24.2. HTTP at a Glance

While web developers can often get away with a minimal understanding of TCP/IP and DNS, they must understand HTTP much more deeply. Before diving into the details of HTTP, let's gain a high-level understanding.

24.2.1. Requests and Responses

The fundamental units of HTTP are requests and responses. A client (usually a web browser) makes a request to a web server. Based on the details of the request, the server formulates and sends a response. The response is parsed and displayed by the browser.

A client and a server exchanging HTTP requests and responses

As long as the server is available, every request receives a single response.

Requests contain several types of data, including:

  • The URL being requested.
  • The type of action the client is asking the browser to take.
  • Metadata about the request, such as the type of browser making the request and the type(s) of data the client can accept in return.
  • Optionally, a request message.

Responses include:

  • The status of the response, including success or failure reasons.
  • Metadata about the response, including the size and data format of the response message.
  • Optionally, a response message.

24.2.2. The Postal Service of the Internet

HTTP can seem complicated, but it is actually very similar to a system that you are already familiar with: The United States Postal Service.

Suppose you want to mail a letter to your friend in Alaska, asking them their favorite cheese. To do so, you write your question on a piece of paper and enclose it in an envelope. On the envelope, you write your friend's address, along with your return address. Finally, you affix a stamp to the top-right corner.

An addressed envelope

Image is in the public domain

Each of these pieces of information is necessary for your letter to be delivered. When your letter enters the postal system, it will travel from one post office to another, via land, air, and maybe even sea. As long as you follow their rules, the postal service will get your letter to its destination.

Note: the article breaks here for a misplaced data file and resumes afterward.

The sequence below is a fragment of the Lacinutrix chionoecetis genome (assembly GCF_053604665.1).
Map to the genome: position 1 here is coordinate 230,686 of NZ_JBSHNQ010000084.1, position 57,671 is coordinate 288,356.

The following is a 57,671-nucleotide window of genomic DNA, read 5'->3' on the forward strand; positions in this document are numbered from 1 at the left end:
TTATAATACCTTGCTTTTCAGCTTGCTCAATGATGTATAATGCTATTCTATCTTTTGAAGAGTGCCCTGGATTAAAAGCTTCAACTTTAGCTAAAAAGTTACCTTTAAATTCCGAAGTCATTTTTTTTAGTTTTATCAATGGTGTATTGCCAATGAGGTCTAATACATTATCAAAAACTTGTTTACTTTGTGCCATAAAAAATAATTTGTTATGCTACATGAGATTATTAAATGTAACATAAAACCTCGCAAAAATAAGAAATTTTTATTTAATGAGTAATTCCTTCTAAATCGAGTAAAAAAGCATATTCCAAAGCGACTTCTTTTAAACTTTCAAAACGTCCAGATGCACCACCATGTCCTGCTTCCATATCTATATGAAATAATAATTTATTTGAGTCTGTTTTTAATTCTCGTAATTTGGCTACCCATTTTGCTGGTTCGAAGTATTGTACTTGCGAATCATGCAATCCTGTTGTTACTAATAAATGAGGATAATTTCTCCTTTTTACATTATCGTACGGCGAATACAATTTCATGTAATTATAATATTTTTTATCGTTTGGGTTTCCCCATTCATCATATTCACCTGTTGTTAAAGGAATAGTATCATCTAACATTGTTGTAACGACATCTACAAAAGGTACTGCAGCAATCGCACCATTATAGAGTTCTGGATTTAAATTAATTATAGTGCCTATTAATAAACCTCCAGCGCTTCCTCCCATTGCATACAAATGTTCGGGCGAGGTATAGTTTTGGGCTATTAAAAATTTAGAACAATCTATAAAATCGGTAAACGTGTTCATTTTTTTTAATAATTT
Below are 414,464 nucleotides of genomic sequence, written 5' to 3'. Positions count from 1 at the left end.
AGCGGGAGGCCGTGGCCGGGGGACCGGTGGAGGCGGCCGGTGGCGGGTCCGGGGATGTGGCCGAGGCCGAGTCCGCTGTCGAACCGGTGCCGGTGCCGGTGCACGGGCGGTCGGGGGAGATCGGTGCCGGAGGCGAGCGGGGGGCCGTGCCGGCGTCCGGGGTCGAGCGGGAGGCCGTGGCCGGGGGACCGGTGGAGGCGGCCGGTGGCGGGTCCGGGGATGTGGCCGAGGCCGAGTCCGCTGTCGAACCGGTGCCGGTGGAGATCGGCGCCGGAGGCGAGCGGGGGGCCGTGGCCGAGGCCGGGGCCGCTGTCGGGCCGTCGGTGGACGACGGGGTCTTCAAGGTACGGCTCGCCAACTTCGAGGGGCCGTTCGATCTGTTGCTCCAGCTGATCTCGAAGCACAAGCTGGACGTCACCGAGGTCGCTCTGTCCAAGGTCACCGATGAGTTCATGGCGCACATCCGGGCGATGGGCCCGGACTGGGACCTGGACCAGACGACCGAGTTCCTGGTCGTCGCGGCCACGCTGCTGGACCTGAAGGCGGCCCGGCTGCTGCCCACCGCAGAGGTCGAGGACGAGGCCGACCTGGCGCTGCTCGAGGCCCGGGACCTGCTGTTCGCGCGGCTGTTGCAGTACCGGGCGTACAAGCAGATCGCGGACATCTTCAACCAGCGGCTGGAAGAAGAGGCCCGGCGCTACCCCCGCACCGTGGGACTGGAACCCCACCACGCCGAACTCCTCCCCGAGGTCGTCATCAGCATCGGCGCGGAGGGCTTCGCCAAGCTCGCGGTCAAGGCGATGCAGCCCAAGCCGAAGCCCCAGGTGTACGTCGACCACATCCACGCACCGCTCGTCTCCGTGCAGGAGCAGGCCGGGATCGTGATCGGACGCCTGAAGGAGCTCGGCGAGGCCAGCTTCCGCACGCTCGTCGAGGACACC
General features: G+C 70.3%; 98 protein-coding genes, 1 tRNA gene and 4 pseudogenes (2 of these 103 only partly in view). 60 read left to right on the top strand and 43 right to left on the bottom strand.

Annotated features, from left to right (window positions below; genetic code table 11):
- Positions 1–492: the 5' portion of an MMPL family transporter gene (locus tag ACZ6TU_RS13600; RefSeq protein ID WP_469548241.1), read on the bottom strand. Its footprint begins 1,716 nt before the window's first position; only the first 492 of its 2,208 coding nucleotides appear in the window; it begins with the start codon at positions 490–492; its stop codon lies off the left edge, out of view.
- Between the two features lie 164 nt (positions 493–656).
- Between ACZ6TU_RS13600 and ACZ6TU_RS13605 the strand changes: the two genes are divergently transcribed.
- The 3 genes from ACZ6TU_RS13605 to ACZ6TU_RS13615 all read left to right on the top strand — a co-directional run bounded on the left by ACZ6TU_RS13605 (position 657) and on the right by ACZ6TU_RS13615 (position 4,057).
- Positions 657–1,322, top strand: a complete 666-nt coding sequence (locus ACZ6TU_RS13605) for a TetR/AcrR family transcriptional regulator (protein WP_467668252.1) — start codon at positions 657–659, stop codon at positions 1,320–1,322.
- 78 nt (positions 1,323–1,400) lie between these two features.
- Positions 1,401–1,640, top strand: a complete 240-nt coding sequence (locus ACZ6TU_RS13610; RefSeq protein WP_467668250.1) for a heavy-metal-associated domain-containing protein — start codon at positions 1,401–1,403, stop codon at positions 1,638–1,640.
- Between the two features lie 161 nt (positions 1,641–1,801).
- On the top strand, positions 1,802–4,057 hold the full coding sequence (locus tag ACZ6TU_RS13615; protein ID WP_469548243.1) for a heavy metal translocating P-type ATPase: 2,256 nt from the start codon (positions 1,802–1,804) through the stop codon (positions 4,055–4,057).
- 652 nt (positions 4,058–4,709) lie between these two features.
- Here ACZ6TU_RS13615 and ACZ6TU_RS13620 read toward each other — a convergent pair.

This is very similar to how an HTTP request works. The letter is like a request message. The envelope contains the location and metadata needed for the letter to be delivered, just like an HTTP request specifies a URL and other metadata necessary for the request to reach the server and be processed.

When you drop the letter in your mailbox, you know it will be delivered since you followed the postal service's rules. When we make HTTP requests, we don't know how our request will get to the server, but as long as we properly structure a request, it will be delivered.

An image of a mail processing facility next to an image of network cables.

Both the postal service and the Internet deliver messages, as long as you follow their formatting rules. Images used with permission. L: via US Air Force, R: via Flickr user verkeorg

And just as your friend will respond with a letter telling you their favorite cheese (sharp white cheddar!), an HTTP request will result in a response from the server.

As we wade into the details of HTTP, keep this analogy in mind. It will help simplify the concepts and make them more concrete.

Question

In your own words, explain the role of HTTP in enabling communication over the Internet.

Question

Answer true or false for each of the following statements.

  1. A web server can send multiple responses for a single HTTP request.
  2. The postal service will deliver your HTTP requests, if you ask nicely.
  3. When creating an HTTP request, we must specify every network connection and server between our client and the server.
  4. The postal service is a good analogy for HTTP.